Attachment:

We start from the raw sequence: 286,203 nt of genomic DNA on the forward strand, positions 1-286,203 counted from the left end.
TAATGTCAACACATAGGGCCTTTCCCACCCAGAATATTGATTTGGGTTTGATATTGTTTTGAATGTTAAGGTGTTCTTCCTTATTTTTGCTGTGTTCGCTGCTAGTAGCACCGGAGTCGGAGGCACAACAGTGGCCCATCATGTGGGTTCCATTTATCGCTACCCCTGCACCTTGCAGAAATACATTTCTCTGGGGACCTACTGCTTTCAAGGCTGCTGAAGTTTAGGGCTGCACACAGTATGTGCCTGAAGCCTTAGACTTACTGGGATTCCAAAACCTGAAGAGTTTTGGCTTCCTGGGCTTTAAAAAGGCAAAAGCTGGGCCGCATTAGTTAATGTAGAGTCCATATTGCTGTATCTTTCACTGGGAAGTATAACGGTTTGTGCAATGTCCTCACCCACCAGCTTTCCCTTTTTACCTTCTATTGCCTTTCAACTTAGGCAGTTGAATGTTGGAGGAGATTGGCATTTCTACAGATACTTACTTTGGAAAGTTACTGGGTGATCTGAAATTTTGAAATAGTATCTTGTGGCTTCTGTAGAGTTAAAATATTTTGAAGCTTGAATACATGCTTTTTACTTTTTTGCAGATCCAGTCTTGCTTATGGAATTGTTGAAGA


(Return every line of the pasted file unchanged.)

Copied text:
We start from the raw sequence: 286,203 nt of genomic DNA on the forward strand, positions 1-286,203 counted from the left end.
TAATGTCAACACATAGGGCCTTTCCCACCCAGAATATTGATTTGGGTTTGATATTGTTTTGAATGTTAAGGTGTTCTTCCTTATTTTTGCTGTGTTCGCTGCTAGTAGCACCGGAGTCGGAGGCACAACAGTGGCCCATCATGTGGGTTCCATTTATCGCTACCCCTGCACCTTGCAGAAATACATTTCTCTGGGGACCTACTGCTTTCAAGGCTGCTGAAGTTTAGGGCTGCACACAGTATGTGCCTGAAGCCTTAGACTTACTGGGATTCCAAAACCTGAAGAGTTTTGGCTTCCTGGGCTTTAAAAAGGCAAAAGCTGGGCCGCATTAGTTAATGTAGAGTCCATATTGCTGTATCTTTCACTGGGAAGTATAACGGTTTGTGCAATGTCCTCACCCACCAGCTTTCCCTTTTTACCTTCTATTGCCTTTCAACTTAGGCAGTTGAATGTTGGAGGAGATTGGCATTTCTACAGATACTTACTTTGGAAAGTTACTGGGTGATCTGAAATTTTGAAATAGTATCTTGTGGCTTCTGTAGAGTTAAAATATTTTGAAGCTTGAATACATGCTTTTTACTTTTTTGCAGATCCAGTCTTGCTTATGGAATTGTTGAAGA